Decomposition of the electromyography signal
The electromyography signals are composed of several motor units’ overlapping motor unit action potentials (MUAPs).
For a complete analysis, the measured electromyography signals can be decomposed into the action potentials of their constituent motor unit.
The action potentials of the motor unit of different motor units tend to have different characteristic shapes. In contrast, the action potentials of the motor unit recorded by the same electrode of the same motor unit are typically similar.
Notably, the potential and action of the motor unit depend on where the electrode is located concerning the fibers and, therefore, may look different if the electrode moves.
Electromyographic decomposition is not trivial, although many methods have been proposed.
Processing of electromyography signals
Rectification is the translation of the raw electromyography signal to a single polarity frequency (generally positive).
The goal of rectifying a signal is to ensure that the raw signal does not average zero because the raw electromyography signal has both positive and negative components.
The two types of signal rectification refer to what happens with the electromyography wave when it is processed. These types include the frequency of full length and half the size.
The full-length frequency adds the electromyography signal below the baseline (usually negative polarity) to the sign above the baseline, making a conditioned signal that is all positive.
This is the preferred rectification method because it conserves all signal energy for analysis, usually in positive polarity. The half-length rectification removes the electromyography signal below the baseline.
By doing so, the data average is no longer zero. Therefore, it can be used in statistical analysis. The only difference between the two types of rectification is that the full-wave rectification takes the absolute value of the signal matrix of data points.
Needle electromyography used in clinical settings has practical applications, such as helping to discover diseases.
However, needle electromyography has limitations since it involves the voluntary activation of the muscle and, as such, is less informative in patients who do not wish to cooperate, children and babies, and individuals with paralysis.
Surface electromyography may have limited applications due to inherent problems associated with surface electromyography. Adipose tissue (fat) can affect electromyographic recordings.
Studies show that as the adipose tissue increased, the active muscle directly below the surface decreased.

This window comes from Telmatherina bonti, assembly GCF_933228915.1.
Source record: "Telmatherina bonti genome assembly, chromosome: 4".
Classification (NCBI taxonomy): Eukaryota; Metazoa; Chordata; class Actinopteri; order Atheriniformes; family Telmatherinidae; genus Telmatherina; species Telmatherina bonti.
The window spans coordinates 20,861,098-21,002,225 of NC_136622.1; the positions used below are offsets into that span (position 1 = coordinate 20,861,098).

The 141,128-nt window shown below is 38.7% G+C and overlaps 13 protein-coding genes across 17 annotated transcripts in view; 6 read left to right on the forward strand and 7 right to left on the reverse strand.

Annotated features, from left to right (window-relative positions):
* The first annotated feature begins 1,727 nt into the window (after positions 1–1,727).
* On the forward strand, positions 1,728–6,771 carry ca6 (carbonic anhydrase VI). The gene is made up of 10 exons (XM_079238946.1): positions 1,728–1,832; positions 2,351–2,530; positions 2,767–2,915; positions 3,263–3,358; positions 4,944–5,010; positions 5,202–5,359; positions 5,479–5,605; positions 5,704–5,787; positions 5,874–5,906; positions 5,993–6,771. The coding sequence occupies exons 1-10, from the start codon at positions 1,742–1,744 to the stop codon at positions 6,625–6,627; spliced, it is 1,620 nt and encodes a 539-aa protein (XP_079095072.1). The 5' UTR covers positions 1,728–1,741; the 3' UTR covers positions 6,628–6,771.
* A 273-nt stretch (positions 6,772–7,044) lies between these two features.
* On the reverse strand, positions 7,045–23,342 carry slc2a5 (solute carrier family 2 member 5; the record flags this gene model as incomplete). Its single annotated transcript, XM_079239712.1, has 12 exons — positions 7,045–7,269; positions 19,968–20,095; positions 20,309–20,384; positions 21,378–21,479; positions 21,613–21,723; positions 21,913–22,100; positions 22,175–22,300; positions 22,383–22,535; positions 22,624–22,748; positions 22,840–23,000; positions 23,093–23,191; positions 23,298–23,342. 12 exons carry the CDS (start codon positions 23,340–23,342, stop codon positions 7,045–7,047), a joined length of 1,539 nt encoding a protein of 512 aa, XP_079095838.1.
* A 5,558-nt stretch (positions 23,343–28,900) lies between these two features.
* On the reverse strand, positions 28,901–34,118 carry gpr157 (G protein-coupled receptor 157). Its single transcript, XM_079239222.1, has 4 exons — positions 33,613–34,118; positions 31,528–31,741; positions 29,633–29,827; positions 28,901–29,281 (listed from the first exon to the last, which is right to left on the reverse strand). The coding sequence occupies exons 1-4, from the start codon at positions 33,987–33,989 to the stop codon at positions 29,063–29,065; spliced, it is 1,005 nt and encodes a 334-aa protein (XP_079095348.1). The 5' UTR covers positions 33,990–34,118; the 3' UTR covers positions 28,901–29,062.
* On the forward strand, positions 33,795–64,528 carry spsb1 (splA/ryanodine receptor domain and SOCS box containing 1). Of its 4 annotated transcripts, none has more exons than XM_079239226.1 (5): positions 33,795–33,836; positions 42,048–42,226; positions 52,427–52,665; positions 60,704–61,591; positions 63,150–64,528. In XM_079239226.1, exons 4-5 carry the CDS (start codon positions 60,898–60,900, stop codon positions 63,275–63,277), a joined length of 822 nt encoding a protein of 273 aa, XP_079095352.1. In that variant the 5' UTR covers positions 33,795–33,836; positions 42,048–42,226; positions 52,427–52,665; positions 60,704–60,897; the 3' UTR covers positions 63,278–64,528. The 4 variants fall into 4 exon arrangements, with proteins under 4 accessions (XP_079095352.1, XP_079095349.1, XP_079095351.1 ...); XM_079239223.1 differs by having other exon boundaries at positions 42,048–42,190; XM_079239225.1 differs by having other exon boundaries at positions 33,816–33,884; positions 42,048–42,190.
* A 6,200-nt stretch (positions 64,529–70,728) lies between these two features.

As the fatty tissue increased, the amplitude of the surface electromyography signal directly above the center of the active muscle decreased.
The recordings of electromyography signals are usually more accurate with individuals who have less body fat and more docile skin, such as young people, compared to the elderly.
Muscle cross-communication occurs when the electromyographic signal of a muscle interferes with that of another, limiting the reliability of the muscle signal being tested. Surface electromyography is limited due to the lack of reliability of the deep muscles.
Deep muscles require intramuscular cables that are intrusive and painful to achieve an electromyography signal. Surface electromyography can only measure superficial muscles, and even then, it is difficult to reduce the call to a single power.
The electrical source is the muscle membrane potential of approximately -90mV. Depending on the muscle under observation, the measured electromyography potentials vary between less than 50μV and up to 20 to 30mV.
Results of the procedure
Resting muscle tissue is usually electrically inactive.
After the electrical activity caused by the irritation of the needle insertion decreases, the electromyograph must not detect any abnormal spontaneous activity (i.e., a muscle at rest must be electrically silent, except for the neuromuscular junction area, which is, under normal circumstances, very spontaneously active).
When the muscle contracts voluntarily, the action potentials begin to appear. As the strength of muscle contraction increases, more and more muscle fibers produce action potentials.
When the muscle is fully contracted, a disordered group of action potentials of different rates and amplitudes should appear (a complete pattern of recruitment and interference).
The electromyographic findings vary according to the type of disorder, the duration of the problem, the patient’s age, the degree of cooperation of the patient, the type of needle electrode used to study the patient, and the sampling error in terms of the number of areas studied, within a single muscle and the number of forces studied in general.
The interpretation of electromyographic findings is generally best performed by an individual informed by a focused history and a physical examination of the patient, together with other relevant diagnostic studies conducted, including nerve conduction studies.
But also, as appropriate, imaging studies such as magnetic resonance and ultrasound, muscle and nerve biopsy, muscle enzymes, and serological studies.
The first documented electromyography experiments began with Francesco Redi’s works in 1666. Redi discovered a highly specialized muscle of electricity generated by electric ray fishes (electric eel).
In 1773, Walsh proved that the muscle tissue of the eel fish could generate a spark of electricity.
In 1792, a publication entitled De Viribus Electricitatis appeared in Motu Muscular Commentarius, written by Luigi Galvani, in which the author demonstrated that electricity could initiate muscle contraction.
In 1849, Emil du Bois-Reymond discovered that it was also possible to record electrical activity during a voluntary muscular contraction.
The first actual recording of this activity was made by Marey in 1890, who also introduced the term electromyography. In 1922, Gasser and Erlanger used an oscilloscope to show the muscles’ electrical signals.
Due to the stochastic nature of the myoelectric signal, only approximate information about its observation could be obtained.
The ability to detect electromyographic signals improved steadily from the 1930s to the 1950s, and researchers began using improved electrodes more widely to study muscles.
The American Association of Neuromuscular and Electrodiagnostic Medicine was formed in 1953 as one of several currently active medical societies interested in promoting science and the clinical use of the technique.
At present, several suitable amplifiers are commercially available. In the early eighties, cables appeared that produced signals in the desired microvolt range.
It is used diagnostically by walking laboratories and by doctors trained in biological feedback or ergonomic assessment.